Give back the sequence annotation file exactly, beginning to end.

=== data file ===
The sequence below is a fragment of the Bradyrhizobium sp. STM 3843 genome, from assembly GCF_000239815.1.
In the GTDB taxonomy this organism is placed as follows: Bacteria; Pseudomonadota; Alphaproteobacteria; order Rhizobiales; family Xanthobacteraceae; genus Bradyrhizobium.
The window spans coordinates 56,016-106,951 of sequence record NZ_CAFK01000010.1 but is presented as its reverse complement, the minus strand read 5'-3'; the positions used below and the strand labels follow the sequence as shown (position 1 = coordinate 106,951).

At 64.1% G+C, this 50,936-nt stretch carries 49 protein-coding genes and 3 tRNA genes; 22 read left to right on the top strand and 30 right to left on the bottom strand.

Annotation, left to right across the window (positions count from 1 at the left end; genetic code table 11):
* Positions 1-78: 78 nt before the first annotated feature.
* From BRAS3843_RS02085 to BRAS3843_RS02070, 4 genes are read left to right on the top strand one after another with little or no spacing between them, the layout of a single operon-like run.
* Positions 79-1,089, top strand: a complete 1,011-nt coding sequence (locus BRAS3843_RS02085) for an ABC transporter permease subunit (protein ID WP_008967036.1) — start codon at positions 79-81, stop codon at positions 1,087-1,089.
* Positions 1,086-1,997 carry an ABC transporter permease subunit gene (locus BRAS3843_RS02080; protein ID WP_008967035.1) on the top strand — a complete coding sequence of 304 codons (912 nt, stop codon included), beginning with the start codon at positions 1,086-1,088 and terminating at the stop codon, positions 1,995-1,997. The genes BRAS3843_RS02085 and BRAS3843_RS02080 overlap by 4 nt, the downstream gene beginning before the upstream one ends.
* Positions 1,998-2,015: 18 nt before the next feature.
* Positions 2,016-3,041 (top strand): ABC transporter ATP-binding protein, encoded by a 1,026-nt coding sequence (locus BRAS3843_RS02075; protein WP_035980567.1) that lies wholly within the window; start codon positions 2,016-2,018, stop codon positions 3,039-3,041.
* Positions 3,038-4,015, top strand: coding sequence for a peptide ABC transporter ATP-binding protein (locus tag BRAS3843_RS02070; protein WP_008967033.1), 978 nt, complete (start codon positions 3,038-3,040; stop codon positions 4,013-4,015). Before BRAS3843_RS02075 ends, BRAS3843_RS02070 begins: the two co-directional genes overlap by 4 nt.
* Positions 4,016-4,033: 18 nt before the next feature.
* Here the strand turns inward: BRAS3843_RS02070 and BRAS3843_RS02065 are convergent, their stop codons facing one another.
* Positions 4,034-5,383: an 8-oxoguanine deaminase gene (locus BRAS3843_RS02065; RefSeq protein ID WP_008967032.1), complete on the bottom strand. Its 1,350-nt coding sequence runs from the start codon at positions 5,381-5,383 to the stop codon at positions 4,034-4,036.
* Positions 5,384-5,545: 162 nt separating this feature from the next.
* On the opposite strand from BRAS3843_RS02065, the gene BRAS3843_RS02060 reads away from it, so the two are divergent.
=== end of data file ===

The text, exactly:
The sequence below is a fragment of the Bradyrhizobium sp. STM 3843 genome, from assembly GCF_000239815.1.
In the GTDB taxonomy this organism is placed as follows: Bacteria; Pseudomonadota; Alphaproteobacteria; order Rhizobiales; family Xanthobacteraceae; genus Bradyrhizobium.
The window spans coordinates 56,016-106,951 of sequence record NZ_CAFK01000010.1 but is presented as its reverse complement, the minus strand read 5'-3'; the positions used below and the strand labels follow the sequence as shown (position 1 = coordinate 106,951).

At 64.1% G+C, this 50,936-nt stretch carries 49 protein-coding genes and 3 tRNA genes; 22 read left to right on the top strand and 30 right to left on the bottom strand.

Annotation, left to right across the window (positions count from 1 at the left end; genetic code table 11):
* Positions 1-78: 78 nt before the first annotated feature.
* From BRAS3843_RS02085 to BRAS3843_RS02070, 4 genes are read left to right on the top strand one after another with little or no spacing between them, the layout of a single operon-like run.
* Positions 79-1,089, top strand: a complete 1,011-nt coding sequence (locus BRAS3843_RS02085) for an ABC transporter permease subunit (protein ID WP_008967036.1) — start codon at positions 79-81, stop codon at positions 1,087-1,089.
* Positions 1,086-1,997 carry an ABC transporter permease subunit gene (locus BRAS3843_RS02080; protein ID WP_008967035.1) on the top strand — a complete coding sequence of 304 codons (912 nt, stop codon included), beginning with the start codon at positions 1,086-1,088 and terminating at the stop codon, positions 1,995-1,997. The genes BRAS3843_RS02085 and BRAS3843_RS02080 overlap by 4 nt, the downstream gene beginning before the upstream one ends.
* Positions 1,998-2,015: 18 nt before the next feature.
* Positions 2,016-3,041 (top strand): ABC transporter ATP-binding protein, encoded by a 1,026-nt coding sequence (locus BRAS3843_RS02075; protein WP_035980567.1) that lies wholly within the window; start codon positions 2,016-2,018, stop codon positions 3,039-3,041.
* Positions 3,038-4,015, top strand: coding sequence for a peptide ABC transporter ATP-binding protein (locus tag BRAS3843_RS02070; protein WP_008967033.1), 978 nt, complete (start codon positions 3,038-3,040; stop codon positions 4,013-4,015). Before BRAS3843_RS02075 ends, BRAS3843_RS02070 begins: the two co-directional genes overlap by 4 nt.
* Positions 4,016-4,033: 18 nt before the next feature.
* Here the strand turns inward: BRAS3843_RS02070 and BRAS3843_RS02065 are convergent, their stop codons facing one another.
* Positions 4,034-5,383: an 8-oxoguanine deaminase gene (locus BRAS3843_RS02065; RefSeq protein ID WP_008967032.1), complete on the bottom strand. Its 1,350-nt coding sequence runs from the start codon at positions 5,381-5,383 to the stop codon at positions 4,034-4,036.
* Positions 5,384-5,545: 162 nt separating this feature from the next.
* On the opposite strand from BRAS3843_RS02065, the gene BRAS3843_RS02060 reads away from it, so the two are divergent.